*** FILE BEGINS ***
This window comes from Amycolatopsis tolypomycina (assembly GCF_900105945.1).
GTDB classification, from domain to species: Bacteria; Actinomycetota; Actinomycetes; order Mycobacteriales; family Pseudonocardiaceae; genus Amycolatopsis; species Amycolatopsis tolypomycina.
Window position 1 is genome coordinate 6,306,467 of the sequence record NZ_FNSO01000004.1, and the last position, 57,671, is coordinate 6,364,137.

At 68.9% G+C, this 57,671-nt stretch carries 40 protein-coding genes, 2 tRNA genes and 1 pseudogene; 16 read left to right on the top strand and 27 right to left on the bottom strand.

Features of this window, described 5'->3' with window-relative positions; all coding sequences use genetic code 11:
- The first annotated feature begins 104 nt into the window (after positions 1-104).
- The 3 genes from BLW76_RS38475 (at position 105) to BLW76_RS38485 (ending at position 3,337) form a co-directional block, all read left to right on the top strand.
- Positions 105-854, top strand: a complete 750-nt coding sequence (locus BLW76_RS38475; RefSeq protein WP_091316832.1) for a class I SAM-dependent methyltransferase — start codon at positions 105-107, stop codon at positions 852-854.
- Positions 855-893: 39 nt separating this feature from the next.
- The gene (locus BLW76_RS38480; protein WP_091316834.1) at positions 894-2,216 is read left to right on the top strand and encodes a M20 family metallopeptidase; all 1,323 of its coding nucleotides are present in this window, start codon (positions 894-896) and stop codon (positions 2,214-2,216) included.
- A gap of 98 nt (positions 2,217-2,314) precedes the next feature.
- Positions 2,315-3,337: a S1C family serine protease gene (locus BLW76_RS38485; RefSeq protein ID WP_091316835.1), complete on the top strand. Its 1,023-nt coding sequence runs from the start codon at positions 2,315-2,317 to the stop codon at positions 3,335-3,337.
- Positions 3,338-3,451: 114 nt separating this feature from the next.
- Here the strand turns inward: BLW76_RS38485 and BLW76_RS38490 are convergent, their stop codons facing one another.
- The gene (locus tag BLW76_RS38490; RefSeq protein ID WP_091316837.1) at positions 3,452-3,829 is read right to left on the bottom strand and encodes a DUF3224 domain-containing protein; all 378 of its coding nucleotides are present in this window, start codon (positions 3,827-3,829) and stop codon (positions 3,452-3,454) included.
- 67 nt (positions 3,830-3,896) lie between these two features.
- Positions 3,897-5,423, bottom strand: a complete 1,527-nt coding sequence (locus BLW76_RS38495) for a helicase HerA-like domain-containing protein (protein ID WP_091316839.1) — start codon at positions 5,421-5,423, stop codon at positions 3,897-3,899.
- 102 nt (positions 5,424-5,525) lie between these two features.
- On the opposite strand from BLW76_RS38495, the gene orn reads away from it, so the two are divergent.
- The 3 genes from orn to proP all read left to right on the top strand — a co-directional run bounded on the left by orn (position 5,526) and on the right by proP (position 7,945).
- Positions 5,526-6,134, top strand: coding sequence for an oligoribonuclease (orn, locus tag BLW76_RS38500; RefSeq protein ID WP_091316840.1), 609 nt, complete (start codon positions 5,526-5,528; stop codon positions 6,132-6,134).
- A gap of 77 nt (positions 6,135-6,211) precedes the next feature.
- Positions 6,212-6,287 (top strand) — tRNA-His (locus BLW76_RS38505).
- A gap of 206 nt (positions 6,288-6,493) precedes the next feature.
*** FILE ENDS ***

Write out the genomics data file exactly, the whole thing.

This window comes from Amycolatopsis tolypomycina (assembly GCF_900105945.1).
GTDB classification, from domain to species: Bacteria; Actinomycetota; Actinomycetes; order Mycobacteriales; family Pseudonocardiaceae; genus Amycolatopsis; species Amycolatopsis tolypomycina.
Window position 1 is genome coordinate 6,306,467 of the sequence record NZ_FNSO01000004.1, and the last position, 57,671, is coordinate 6,364,137.

At 68.9% G+C, this 57,671-nt stretch carries 40 protein-coding genes, 2 tRNA genes and 1 pseudogene; 16 read left to right on the top strand and 27 right to left on the bottom strand.

Features of this window, described 5'->3' with window-relative positions; all coding sequences use genetic code 11:
- The first annotated feature begins 104 nt into the window (after positions 1-104).
- The 3 genes from BLW76_RS38475 (at position 105) to BLW76_RS38485 (ending at position 3,337) form a co-directional block, all read left to right on the top strand.
- Positions 105-854, top strand: a complete 750-nt coding sequence (locus BLW76_RS38475; RefSeq protein WP_091316832.1) for a class I SAM-dependent methyltransferase — start codon at positions 105-107, stop codon at positions 852-854.
- Positions 855-893: 39 nt separating this feature from the next.
- The gene (locus BLW76_RS38480; protein WP_091316834.1) at positions 894-2,216 is read left to right on the top strand and encodes a M20 family metallopeptidase; all 1,323 of its coding nucleotides are present in this window, start codon (positions 894-896) and stop codon (positions 2,214-2,216) included.
- A gap of 98 nt (positions 2,217-2,314) precedes the next feature.
- Positions 2,315-3,337: a S1C family serine protease gene (locus BLW76_RS38485; RefSeq protein ID WP_091316835.1), complete on the top strand. Its 1,023-nt coding sequence runs from the start codon at positions 2,315-2,317 to the stop codon at positions 3,335-3,337.
- Positions 3,338-3,451: 114 nt separating this feature from the next.
- Here the strand turns inward: BLW76_RS38485 and BLW76_RS38490 are convergent, their stop codons facing one another.
- The gene (locus tag BLW76_RS38490; RefSeq protein ID WP_091316837.1) at positions 3,452-3,829 is read right to left on the bottom strand and encodes a DUF3224 domain-containing protein; all 378 of its coding nucleotides are present in this window, start codon (positions 3,827-3,829) and stop codon (positions 3,452-3,454) included.
- 67 nt (positions 3,830-3,896) lie between these two features.
- Positions 3,897-5,423, bottom strand: a complete 1,527-nt coding sequence (locus BLW76_RS38495) for a helicase HerA-like domain-containing protein (protein ID WP_091316839.1) — start codon at positions 5,421-5,423, stop codon at positions 3,897-3,899.
- 102 nt (positions 5,424-5,525) lie between these two features.
- On the opposite strand from BLW76_RS38495, the gene orn reads away from it, so the two are divergent.
- The 3 genes from orn to proP all read left to right on the top strand — a co-directional run bounded on the left by orn (position 5,526) and on the right by proP (position 7,945).
- Positions 5,526-6,134, top strand: coding sequence for an oligoribonuclease (orn, locus tag BLW76_RS38500; RefSeq protein ID WP_091316840.1), 609 nt, complete (start codon positions 5,526-5,528; stop codon positions 6,132-6,134).
- A gap of 77 nt (positions 6,135-6,211) precedes the next feature.
- Positions 6,212-6,287 (top strand) — tRNA-His (locus BLW76_RS38505).
- A gap of 206 nt (positions 6,288-6,493) precedes the next feature.